Opening hours are 09:00 to 16:30 on weekdays for £15 per day or free non-bookable two hour introductory sessions from 10:00 to 12:00 and 14:00 to 16:00.

Over the years brightsolid, the company behind the ScotlandsPeople website has expanded and now also owns Genes Reunited and Find My Past.

 

 

The websites that I am using the most at the moment are Find My Past and The Genealogist.co.uk. To take your family history further I highly recommend that you too consider a subscription to these websites. Take a look now and see what great data sets they have to offer:

 

The Genealogist - UK census, BMDs and more online


Disclosure: The Links in the above are Compensated Affiliate links. If you click on them then I may be rewarded by Findmypast.co.uk or The Genealogist.co.uk should you sign up for their subscriptions.

 

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Multiple baptisms in Record Office

When I was in the Devon County Record Office the other week looking for ancestors to put in my family tree, I came across a job lot of children bearing my surname and all being baptised on the same day in 1811. Now as far as I can tell this multiple baptismal party are not direct ancestors of mine, but their record interested me all the same.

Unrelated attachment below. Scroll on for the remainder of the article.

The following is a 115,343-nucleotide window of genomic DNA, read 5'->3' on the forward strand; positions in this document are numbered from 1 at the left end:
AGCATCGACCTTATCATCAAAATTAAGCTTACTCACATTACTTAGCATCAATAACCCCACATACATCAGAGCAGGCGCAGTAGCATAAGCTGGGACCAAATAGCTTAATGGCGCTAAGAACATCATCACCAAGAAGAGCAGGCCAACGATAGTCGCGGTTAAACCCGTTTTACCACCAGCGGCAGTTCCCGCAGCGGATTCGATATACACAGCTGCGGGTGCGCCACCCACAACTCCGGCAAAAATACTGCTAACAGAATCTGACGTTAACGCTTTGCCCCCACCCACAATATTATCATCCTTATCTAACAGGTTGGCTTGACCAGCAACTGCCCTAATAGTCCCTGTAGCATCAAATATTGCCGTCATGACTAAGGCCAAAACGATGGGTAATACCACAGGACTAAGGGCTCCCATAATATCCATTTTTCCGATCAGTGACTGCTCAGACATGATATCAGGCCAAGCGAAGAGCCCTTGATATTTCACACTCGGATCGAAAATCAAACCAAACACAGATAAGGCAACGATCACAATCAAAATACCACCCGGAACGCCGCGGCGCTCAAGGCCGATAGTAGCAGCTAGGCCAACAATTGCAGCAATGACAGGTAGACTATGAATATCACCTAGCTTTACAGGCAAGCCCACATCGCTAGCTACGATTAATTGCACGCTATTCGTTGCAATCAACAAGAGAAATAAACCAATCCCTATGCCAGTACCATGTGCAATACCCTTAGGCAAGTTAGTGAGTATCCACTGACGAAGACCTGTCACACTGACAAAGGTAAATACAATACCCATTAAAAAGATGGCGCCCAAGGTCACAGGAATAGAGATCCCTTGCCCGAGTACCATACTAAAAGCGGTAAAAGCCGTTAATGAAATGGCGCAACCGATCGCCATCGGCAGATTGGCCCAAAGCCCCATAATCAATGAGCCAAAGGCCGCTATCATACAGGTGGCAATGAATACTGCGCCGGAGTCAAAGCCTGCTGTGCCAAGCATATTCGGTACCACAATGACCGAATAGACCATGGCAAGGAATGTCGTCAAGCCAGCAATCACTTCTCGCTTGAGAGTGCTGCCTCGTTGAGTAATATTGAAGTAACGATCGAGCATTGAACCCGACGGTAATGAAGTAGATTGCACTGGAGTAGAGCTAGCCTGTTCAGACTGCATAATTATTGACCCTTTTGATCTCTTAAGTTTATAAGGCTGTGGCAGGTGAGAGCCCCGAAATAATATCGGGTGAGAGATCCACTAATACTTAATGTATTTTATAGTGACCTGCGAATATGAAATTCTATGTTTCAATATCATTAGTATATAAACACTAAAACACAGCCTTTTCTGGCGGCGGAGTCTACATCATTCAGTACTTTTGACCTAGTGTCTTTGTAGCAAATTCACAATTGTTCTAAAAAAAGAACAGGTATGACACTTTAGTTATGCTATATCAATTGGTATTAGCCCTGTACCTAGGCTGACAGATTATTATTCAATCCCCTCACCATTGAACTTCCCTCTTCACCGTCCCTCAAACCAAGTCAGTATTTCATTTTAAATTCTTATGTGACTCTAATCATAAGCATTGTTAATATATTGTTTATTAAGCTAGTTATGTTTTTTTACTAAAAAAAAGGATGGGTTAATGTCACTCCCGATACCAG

I had been looking for a John Thorn, at around the turn of the century from 1799 to 1805, and had noted on the familysearch.org website that there was such a christening in 1811 for a child born in 1803. (“England, Births and Christenings, 1538-1975,” index, FamilySearch (https://familysearch.org/pal:/MM9.1.1/J79W-GBY : accessed 16 Sep 2012), John Thorn, 23 Jul 1803; reference , FHL microfilm 917191.)

There can be many reasons for a late christening and indeed some people were not baptised until they were adults.

Archive Church Register
A Church Record from the Archive

While in the DCRO I followed up this lead by looking at their microfiche copies of the original St Petrox, Dartmouth church registers. What I found was that there were actually 5 children, all being the offspring of a John and Mary Thorn, being baptised that day and the original records gave the explanation for this in a note by the vicar.